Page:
Where a Higher Minimum Wage Hasn't Killed Jobs
Economists and government officials endlessly speculate on the impact of raising the $7.25 federal minimum wage.
Most recently, a report by the nonpartisan Congressional Budget Office said that raising the federal minimum wage to $10.10 an hour might cut employment by 500,000 workers. That is balanced by the projection that higher pay could also boost about 900,000 people out of poverty.
But some places in the U.S. already have real-life experience with raising their minimum wage.
Washington state, for example, has the nation's highest rate, $9.32 an hour. Despite dire predictions that increases would cripple job growth and boost unemployment, this isn't what happened.
At 6.6 percent, the unemployment rate in December was a click below the U.S. average, 6.7 percent, and the state's job creation is sturdy, 16th in the nation, according to a report by Stateline, the news service of the Pew Charitable Trusts.
In Seattle, where metropolitan-area unemployment is 5.3 percent, that $9.32 sounds so yesterday. The mayor and City Council are practically in a race to see who can move faster and with more gusto to increase the minimum wage to $15 an hour.
Safe bet: They will make a move by summer. Seattle could then surpass San Francisco, another city that fancies its role as a laboratory. The City by the Bay's is the highest (not counting airport workers), at $10.74 an hour, and officials are discussing a new rate of about $15.
While Seattle and San Francisco are unrepresentative of the nation, they have helped pressure their states to raise their minimum wages. Fifteen years ago, Washington voters approved an initiative giving the lowest-paid workers a raise almost every year, with increases now tied to inflation. Those increases produced the highest U.S. rate, although California could lap that in 2016 when it hits $10 an hour. Washington Governor Jay Inslee and Democratic legislators have been pushing to raise the statewide amount to almost $11 or $12 an hour, but that now seems unlikely this year.
Critics of the voter-approved increase in Washington said it would harm the economy and cause businesses to flee to lower-wage states, such as neighboring Idaho, where the minimum wage is $7.25 an hour. That didn't happen, as the experience of Washington counties bordering Idaho show.
At the Olive Garden in Coeur D’Alene, Idaho, the spaghetti and meatballs are about $1.70 cheaper than at the Olive Garden about a half-hour away in Spokane, Washington. That may be explained by Idaho’s lower minimum wage, taxes, land costs or something else. A restaurant spokeswoman would only cite vague costs of products and of doing business in various locations. Whatever it is hasn’t stopped Olive Garden from operating two restaurants in the Spokane area.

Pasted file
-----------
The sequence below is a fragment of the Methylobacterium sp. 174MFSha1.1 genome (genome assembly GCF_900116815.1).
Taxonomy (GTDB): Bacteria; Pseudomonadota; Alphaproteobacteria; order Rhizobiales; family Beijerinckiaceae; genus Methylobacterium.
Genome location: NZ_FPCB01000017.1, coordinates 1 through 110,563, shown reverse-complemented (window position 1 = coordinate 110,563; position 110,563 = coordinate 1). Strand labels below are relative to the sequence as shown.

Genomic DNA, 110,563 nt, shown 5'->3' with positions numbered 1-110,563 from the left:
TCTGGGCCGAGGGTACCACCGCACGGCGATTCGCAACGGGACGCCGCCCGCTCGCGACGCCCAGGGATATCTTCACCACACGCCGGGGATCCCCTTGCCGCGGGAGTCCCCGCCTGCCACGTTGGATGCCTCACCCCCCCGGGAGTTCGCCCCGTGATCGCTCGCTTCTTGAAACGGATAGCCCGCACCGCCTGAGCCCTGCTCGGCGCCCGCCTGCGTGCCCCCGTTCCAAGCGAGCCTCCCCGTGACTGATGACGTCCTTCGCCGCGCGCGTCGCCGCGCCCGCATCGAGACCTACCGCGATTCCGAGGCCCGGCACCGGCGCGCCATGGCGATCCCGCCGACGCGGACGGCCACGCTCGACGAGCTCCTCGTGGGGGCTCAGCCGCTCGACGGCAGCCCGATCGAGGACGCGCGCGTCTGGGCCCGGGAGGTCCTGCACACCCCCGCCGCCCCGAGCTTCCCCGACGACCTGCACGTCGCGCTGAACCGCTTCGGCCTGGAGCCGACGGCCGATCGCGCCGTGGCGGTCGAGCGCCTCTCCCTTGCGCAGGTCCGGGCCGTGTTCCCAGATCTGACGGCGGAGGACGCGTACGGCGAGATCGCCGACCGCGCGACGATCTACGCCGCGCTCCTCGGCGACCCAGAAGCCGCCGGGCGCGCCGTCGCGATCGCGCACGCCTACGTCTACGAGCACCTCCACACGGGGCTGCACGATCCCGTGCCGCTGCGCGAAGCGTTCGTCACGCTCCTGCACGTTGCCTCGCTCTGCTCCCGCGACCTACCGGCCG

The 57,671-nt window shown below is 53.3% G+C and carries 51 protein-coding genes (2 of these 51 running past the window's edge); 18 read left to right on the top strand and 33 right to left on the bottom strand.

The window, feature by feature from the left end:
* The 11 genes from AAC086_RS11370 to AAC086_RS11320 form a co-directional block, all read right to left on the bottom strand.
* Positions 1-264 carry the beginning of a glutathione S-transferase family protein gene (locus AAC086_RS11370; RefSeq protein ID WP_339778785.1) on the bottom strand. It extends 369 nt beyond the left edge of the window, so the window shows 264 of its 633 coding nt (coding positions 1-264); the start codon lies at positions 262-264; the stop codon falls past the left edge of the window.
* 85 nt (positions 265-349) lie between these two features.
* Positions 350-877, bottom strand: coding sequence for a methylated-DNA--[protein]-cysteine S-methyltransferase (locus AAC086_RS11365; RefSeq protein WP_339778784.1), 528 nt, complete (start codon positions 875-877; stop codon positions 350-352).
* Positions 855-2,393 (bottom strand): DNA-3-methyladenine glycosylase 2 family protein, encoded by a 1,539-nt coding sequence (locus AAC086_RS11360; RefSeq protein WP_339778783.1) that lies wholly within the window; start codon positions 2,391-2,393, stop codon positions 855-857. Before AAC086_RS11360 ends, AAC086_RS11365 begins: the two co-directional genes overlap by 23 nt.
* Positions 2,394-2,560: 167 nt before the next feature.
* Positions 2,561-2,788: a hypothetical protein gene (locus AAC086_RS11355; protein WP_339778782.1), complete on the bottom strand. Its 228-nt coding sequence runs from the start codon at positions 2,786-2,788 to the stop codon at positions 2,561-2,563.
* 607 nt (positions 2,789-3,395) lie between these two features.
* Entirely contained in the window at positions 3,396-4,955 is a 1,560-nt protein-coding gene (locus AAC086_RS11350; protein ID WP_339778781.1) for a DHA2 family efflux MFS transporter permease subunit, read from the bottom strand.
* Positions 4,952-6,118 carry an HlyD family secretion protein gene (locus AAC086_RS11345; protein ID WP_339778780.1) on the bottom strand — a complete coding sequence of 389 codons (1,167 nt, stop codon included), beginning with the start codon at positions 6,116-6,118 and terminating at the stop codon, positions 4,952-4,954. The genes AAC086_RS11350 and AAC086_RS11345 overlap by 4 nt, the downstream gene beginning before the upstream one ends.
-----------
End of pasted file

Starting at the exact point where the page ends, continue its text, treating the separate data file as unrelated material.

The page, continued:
Bruce Beckett, government affairs director of the Washington Restaurant Association, said he wasn't aware of any restaurants bailing out of Spokane for Idaho. He said he had heard anecdotes about local restaurateurs buying cheaper supplies in Idaho -- fairly small potatoes.
Two bakeries moved across the border a few years ago, said Robin Toth of Greater Spokane Incorporated, a Chamber of Commerce and economic-development organization, but she said those businesses cited Washington’s taxes, not its higher minimum wage, as the reason for doing so.
Yes, but what about businesses that can be based anywhere?
The Spokane chamber group had heard of one telemarketing company that had considered an operation in Spokane, then chose El Paso, Texas, instead. The company mentioned the higher minimum wage.
To be fair, it is difficult to measure what didn’t happen: the businesses that didn’t locate in the state, the job growth that vanished, the young people who missed opportunities. There is fear that adults are taking some jobs from teenagers. The state teenage unemployment rate is about 30.6 percent, compared with a national figure of 22.9 percent.
But over the years, states have raised the minimum wage above the federal level without major harm.
A study at the University of California at Berkeley compared hundreds of pairs of adjacent counties in states with differing minimum wage rates and concluded that a higher minimum wage didn't significantly affect employment.
“We found in these cross-border comparisons that employment did not decline on the higher wage side of the border,’’ said Michael Reich, one of three authors.
The research found that employers in places in the U.S. where the minimum wage was higher, as in eastern Washington, had an easier time recruiting and retaining workers, said Reich, who directs Berkeley's Institute for Research on Labor and Employment.
“As a result, they saved on hiring and turnover costs, as well as the costs of not being able to fill all their vacancies," he said. "Increased labor supply, together with small price increases in restaurants, could explain why we did not find employment moving to lower wage areas, such as in western Idaho.’’
Minimum-wage workers are younger, often single, perhaps working two jobs in leisure, hospitality, food preparation and serving. A single individual working full time and being paid Washington’s minimum wage earns more than the federal poverty level.
That changes if the earner is supporting a family. Maybe Seattle's ascent into $15 territory -- along with a few other cities -- will eventually give Washington and other states the political will to follow this path. There is little real-life evidence to discourage them.
(Joni Balter is a longtime Seattle columnist and writer who contributes to local NPR and PBS affiliates.)
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